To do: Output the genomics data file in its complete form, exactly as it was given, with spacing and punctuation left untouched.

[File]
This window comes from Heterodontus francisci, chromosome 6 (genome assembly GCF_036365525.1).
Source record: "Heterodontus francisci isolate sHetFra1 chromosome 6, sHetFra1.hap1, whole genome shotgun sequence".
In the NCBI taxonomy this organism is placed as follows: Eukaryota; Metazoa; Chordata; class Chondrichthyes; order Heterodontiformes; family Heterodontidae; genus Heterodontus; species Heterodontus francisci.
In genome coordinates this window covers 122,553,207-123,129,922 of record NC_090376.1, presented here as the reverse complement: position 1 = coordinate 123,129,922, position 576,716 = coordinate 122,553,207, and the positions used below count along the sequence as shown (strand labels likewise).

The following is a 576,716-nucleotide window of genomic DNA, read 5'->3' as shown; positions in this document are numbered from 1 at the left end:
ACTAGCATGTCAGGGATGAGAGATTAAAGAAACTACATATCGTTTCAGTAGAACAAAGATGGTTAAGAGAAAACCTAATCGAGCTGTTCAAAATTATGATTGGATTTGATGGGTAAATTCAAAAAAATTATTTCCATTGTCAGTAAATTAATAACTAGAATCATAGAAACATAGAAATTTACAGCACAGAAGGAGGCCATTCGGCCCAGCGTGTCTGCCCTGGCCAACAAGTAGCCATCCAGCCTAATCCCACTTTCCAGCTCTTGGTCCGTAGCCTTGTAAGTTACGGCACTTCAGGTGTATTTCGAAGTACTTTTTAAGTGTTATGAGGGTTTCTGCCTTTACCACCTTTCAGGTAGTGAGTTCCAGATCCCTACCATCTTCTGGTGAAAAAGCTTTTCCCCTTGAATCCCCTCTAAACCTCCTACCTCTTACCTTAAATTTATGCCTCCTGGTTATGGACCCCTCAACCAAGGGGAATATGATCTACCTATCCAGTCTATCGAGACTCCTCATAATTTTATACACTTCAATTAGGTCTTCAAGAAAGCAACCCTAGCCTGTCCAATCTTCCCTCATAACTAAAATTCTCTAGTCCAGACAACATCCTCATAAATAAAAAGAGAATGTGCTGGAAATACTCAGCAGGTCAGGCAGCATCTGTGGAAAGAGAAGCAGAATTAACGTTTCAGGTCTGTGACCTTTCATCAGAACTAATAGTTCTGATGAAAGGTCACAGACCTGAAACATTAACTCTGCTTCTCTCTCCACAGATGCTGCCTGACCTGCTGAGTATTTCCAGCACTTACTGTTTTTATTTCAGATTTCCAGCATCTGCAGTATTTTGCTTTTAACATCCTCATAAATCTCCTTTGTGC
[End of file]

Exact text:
This window comes from Heterodontus francisci, chromosome 6 (genome assembly GCF_036365525.1).
Source record: "Heterodontus francisci isolate sHetFra1 chromosome 6, sHetFra1.hap1, whole genome shotgun sequence".
In the NCBI taxonomy this organism is placed as follows: Eukaryota; Metazoa; Chordata; class Chondrichthyes; order Heterodontiformes; family Heterodontidae; genus Heterodontus; species Heterodontus francisci.
In genome coordinates this window covers 122,553,207-123,129,922 of record NC_090376.1, presented here as the reverse complement: position 1 = coordinate 123,129,922, position 576,716 = coordinate 122,553,207, and the positions used below count along the sequence as shown (strand labels likewise).

The following is a 576,716-nucleotide window of genomic DNA, read 5'->3' as shown; positions in this document are numbered from 1 at the left end:
ACTAGCATGTCAGGGATGAGAGATTAAAGAAACTACATATCGTTTCAGTAGAACAAAGATGGTTAAGAGAAAACCTAATCGAGCTGTTCAAAATTATGATTGGATTTGATGGGTAAATTCAAAAAAATTATTTCCATTGTCAGTAAATTAATAACTAGAATCATAGAAACATAGAAATTTACAGCACAGAAGGAGGCCATTCGGCCCAGCGTGTCTGCCCTGGCCAACAAGTAGCCATCCAGCCTAATCCCACTTTCCAGCTCTTGGTCCGTAGCCTTGTAAGTTACGGCACTTCAGGTGTATTTCGAAGTACTTTTTAAGTGTTATGAGGGTTTCTGCCTTTACCACCTTTCAGGTAGTGAGTTCCAGATCCCTACCATCTTCTGGTGAAAAAGCTTTTCCCCTTGAATCCCCTCTAAACCTCCTACCTCTTACCTTAAATTTATGCCTCCTGGTTATGGACCCCTCAACCAAGGGGAATATGATCTACCTATCCAGTCTATCGAGACTCCTCATAATTTTATACACTTCAATTAGGTCTTCAAGAAAGCAACCCTAGCCTGTCCAATCTTCCCTCATAACTAAAATTCTCTAGTCCAGACAACATCCTCATAAATAAAAAGAGAATGTGCTGGAAATACTCAGCAGGTCAGGCAGCATCTGTGGAAAGAGAAGCAGAATTAACGTTTCAGGTCTGTGACCTTTCATCAGAACTAATAGTTCTGATGAAAGGTCACAGACCTGAAACATTAACTCTGCTTCTCTCTCCACAGATGCTGCCTGACCTGCTGAGTATTTCCAGCACTTACTGTTTTTATTTCAGATTTCCAGCATCTGCAGTATTTTGCTTTTAACATCCTCATAAATCTCCTTTGTGC